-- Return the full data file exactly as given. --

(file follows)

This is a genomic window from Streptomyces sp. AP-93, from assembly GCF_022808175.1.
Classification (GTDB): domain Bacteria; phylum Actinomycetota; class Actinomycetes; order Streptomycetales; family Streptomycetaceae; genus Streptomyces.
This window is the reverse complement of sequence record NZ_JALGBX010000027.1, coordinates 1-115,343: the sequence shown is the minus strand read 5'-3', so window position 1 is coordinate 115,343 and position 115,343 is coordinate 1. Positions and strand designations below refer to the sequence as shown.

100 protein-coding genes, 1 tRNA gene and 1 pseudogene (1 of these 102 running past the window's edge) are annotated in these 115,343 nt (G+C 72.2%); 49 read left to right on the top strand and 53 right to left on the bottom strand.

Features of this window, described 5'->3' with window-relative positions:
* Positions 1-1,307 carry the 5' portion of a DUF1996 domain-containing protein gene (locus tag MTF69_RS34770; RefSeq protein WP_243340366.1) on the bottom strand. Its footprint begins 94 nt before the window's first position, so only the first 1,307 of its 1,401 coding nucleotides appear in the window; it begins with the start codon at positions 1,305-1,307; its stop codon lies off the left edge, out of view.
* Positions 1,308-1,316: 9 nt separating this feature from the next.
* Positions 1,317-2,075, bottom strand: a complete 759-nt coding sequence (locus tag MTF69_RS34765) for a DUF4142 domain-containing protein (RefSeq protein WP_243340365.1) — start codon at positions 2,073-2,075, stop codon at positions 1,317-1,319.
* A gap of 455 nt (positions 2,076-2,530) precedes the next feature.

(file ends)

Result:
This is a genomic window from Streptomyces sp. AP-93, from assembly GCF_022808175.1.
Classification (GTDB): domain Bacteria; phylum Actinomycetota; class Actinomycetes; order Streptomycetales; family Streptomycetaceae; genus Streptomyces.
This window is the reverse complement of sequence record NZ_JALGBX010000027.1, coordinates 1-115,343: the sequence shown is the minus strand read 5'-3', so window position 1 is coordinate 115,343 and position 115,343 is coordinate 1. Positions and strand designations below refer to the sequence as shown.

100 protein-coding genes, 1 tRNA gene and 1 pseudogene (1 of these 102 running past the window's edge) are annotated in these 115,343 nt (G+C 72.2%); 49 read left to right on the top strand and 53 right to left on the bottom strand.

Features of this window, described 5'->3' with window-relative positions:
* Positions 1-1,307 carry the 5' portion of a DUF1996 domain-containing protein gene (locus tag MTF69_RS34770; RefSeq protein WP_243340366.1) on the bottom strand. Its footprint begins 94 nt before the window's first position, so only the first 1,307 of its 1,401 coding nucleotides appear in the window; it begins with the start codon at positions 1,305-1,307; its stop codon lies off the left edge, out of view.
* Positions 1,308-1,316: 9 nt separating this feature from the next.
* Positions 1,317-2,075, bottom strand: a complete 759-nt coding sequence (locus tag MTF69_RS34765) for a DUF4142 domain-containing protein (RefSeq protein WP_243340365.1) — start codon at positions 2,073-2,075, stop codon at positions 1,317-1,319.
* A gap of 455 nt (positions 2,076-2,530) precedes the next feature.